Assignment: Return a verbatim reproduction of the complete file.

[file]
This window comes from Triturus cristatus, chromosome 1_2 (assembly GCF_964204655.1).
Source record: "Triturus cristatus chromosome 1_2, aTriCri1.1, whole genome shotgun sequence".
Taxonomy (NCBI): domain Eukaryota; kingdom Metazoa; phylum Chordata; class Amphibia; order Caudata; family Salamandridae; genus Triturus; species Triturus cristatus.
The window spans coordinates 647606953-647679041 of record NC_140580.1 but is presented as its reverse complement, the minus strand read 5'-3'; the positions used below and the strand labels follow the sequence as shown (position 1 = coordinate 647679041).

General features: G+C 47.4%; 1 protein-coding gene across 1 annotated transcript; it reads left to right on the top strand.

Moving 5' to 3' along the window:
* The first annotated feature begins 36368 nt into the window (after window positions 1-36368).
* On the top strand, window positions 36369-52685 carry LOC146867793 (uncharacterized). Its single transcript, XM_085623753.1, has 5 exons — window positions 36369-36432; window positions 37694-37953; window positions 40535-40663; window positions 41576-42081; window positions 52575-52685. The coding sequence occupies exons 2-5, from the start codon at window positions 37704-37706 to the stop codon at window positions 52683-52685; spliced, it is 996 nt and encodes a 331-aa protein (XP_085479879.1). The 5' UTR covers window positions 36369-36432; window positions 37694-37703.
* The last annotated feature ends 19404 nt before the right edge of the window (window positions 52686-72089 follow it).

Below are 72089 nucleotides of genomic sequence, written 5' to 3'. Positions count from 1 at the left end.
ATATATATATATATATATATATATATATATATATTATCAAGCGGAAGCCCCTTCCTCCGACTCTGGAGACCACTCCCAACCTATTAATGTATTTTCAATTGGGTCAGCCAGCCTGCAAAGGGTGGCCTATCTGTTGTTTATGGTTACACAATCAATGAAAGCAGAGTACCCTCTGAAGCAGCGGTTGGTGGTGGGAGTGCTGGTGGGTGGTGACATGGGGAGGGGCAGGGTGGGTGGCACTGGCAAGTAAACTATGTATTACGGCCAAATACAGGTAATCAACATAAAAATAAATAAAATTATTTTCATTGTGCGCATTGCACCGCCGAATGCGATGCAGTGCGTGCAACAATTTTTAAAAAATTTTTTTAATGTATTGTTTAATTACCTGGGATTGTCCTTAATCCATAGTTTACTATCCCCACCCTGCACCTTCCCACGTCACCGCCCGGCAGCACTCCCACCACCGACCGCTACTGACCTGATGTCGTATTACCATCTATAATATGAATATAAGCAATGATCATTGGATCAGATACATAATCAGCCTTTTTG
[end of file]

This window comes from Triturus cristatus, chromosome 1_2 (assembly GCF_964204655.1).
Source record: "Triturus cristatus chromosome 1_2, aTriCri1.1, whole genome shotgun sequence".
Taxonomy (NCBI): domain Eukaryota; kingdom Metazoa; phylum Chordata; class Amphibia; order Caudata; family Salamandridae; genus Triturus; species Triturus cristatus.
The window spans coordinates 647606953-647679041 of record NC_140580.1 but is presented as its reverse complement, the minus strand read 5'-3'; the positions used below and the strand labels follow the sequence as shown (position 1 = coordinate 647679041).

General features: G+C 47.4%; 1 protein-coding gene across 1 annotated transcript; it reads left to right on the top strand.

Moving 5' to 3' along the window:
* The first annotated feature begins 36368 nt into the window (after window positions 1-36368).
* On the top strand, window positions 36369-52685 carry LOC146867793 (uncharacterized). Its single transcript, XM_085623753.1, has 5 exons — window positions 36369-36432; window positions 37694-37953; window positions 40535-40663; window positions 41576-42081; window positions 52575-52685. The coding sequence occupies exons 2-5, from the start codon at window positions 37704-37706 to the stop codon at window positions 52683-52685; spliced, it is 996 nt and encodes a 331-aa protein (XP_085479879.1). The 5' UTR covers window positions 36369-36432; window positions 37694-37703.
* The last annotated feature ends 19404 nt before the right edge of the window (window positions 52686-72089 follow it).

Below are 72089 nucleotides of genomic sequence, written 5' to 3'. Positions count from 1 at the left end.
ATATATATATATATATATATATATATATATATATTATCAAGCGGAAGCCCCTTCCTCCGACTCTGGAGACCACTCCCAACCTATTAATGTATTTTCAATTGGGTCAGCCAGCCTGCAAAGGGTGGCCTATCTGTTGTTTATGGTTACACAATCAATGAAAGCAGAGTACCCTCTGAAGCAGCGGTTGGTGGTGGGAGTGCTGGTGGGTGGTGACATGGGGAGGGGCAGGGTGGGTGGCACTGGCAAGTAAACTATGTATTACGGCCAAATACAGGTAATCAACATAAAAATAAATAAAATTATTTTCATTGTGCGCATTGCACCGCCGAATGCGATGCAGTGCGTGCAACAATTTTTAAAAAATTTTTTTAATGTATTGTTTAATTACCTGGGATTGTCCTTAATCCATAGTTTACTATCCCCACCCTGCACCTTCCCACGTCACCGCCCGGCAGCACTCCCACCACCGACCGCTACTGACCTGATGTCGTATTACCATCTATAATATGAATATAAGCAATGATCATTGGATCAGATACATAATCAGCCTTTTTG